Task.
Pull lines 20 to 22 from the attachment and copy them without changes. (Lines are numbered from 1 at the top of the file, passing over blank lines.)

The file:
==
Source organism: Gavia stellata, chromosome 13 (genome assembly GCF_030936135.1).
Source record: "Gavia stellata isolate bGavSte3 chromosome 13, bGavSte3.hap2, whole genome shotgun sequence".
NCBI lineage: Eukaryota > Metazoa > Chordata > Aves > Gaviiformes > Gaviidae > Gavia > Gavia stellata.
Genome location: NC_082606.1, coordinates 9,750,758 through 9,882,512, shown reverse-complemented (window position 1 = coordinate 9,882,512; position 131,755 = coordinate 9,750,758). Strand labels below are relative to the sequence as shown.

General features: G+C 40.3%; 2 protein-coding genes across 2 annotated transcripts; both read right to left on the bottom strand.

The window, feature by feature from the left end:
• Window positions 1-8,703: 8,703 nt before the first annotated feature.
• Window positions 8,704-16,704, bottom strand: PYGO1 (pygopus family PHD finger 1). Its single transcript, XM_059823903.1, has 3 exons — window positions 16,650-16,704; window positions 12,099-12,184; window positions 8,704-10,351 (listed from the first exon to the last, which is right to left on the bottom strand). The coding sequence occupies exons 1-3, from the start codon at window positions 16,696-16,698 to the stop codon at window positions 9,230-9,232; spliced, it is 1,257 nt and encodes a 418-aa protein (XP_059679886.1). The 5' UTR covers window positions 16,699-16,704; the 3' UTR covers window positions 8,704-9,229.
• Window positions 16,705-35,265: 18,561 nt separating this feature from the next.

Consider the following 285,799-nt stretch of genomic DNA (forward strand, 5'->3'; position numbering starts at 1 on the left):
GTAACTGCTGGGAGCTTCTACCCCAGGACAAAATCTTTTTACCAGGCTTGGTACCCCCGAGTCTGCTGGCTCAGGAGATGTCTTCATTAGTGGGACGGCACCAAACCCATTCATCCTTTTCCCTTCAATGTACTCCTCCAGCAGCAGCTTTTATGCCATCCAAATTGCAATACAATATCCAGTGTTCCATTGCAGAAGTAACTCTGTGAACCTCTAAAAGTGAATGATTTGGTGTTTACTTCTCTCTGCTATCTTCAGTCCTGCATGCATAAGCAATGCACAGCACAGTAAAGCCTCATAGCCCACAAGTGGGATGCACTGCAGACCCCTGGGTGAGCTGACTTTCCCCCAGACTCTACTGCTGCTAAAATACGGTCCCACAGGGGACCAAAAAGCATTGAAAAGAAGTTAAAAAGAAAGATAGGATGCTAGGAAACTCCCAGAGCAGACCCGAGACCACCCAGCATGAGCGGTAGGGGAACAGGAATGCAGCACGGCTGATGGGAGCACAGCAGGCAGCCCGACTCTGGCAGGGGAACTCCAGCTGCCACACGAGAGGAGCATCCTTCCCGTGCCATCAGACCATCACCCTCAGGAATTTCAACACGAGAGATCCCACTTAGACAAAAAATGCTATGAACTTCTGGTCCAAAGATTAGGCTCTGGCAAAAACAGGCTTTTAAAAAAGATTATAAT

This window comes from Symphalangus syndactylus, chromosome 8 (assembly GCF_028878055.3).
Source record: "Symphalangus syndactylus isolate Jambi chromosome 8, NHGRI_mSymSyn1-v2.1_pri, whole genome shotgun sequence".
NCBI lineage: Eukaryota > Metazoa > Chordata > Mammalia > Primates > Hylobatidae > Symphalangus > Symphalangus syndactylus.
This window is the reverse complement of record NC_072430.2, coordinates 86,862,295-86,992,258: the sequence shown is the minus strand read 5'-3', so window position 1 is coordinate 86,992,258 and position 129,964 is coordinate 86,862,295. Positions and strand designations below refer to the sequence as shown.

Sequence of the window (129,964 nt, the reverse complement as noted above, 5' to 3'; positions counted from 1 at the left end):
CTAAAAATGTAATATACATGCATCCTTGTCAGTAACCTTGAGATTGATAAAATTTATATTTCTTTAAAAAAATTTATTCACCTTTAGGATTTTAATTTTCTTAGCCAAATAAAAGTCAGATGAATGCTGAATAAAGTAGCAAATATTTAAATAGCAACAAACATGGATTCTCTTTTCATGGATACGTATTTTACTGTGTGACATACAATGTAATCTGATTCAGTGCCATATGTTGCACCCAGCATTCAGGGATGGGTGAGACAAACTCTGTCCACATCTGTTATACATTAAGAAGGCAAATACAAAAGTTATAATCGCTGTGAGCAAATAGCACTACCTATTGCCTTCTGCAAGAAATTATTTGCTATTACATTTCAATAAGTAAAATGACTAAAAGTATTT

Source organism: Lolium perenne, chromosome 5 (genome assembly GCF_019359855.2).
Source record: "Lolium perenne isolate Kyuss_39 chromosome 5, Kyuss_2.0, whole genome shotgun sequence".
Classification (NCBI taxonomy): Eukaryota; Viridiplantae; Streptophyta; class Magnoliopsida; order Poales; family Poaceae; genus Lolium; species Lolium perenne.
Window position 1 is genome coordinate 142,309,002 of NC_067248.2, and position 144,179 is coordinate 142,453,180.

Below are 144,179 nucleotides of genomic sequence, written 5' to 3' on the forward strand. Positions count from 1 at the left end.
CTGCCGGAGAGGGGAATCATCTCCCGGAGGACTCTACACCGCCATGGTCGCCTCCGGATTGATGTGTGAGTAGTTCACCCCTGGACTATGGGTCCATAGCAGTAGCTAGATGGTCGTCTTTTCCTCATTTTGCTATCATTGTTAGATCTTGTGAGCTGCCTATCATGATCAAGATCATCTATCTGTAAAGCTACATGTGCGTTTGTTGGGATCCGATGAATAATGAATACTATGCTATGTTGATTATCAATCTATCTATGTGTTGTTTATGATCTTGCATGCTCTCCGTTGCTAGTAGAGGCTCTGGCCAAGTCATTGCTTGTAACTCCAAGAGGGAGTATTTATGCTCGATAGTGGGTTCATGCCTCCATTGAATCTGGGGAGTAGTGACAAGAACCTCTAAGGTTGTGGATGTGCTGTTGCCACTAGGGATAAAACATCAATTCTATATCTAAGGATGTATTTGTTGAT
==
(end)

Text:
Classification (NCBI taxonomy): Eukaryota; Viridiplantae; Streptophyta; class Magnoliopsida; order Poales; family Poaceae; genus Lolium; species Lolium perenne.
Window position 1 is genome coordinate 142,309,002 of NC_067248.2, and position 144,179 is coordinate 142,453,180.

Below are 144,179 nucleotides of genomic sequence, written 5' to 3' on the forward strand. Positions count from 1 at the left end.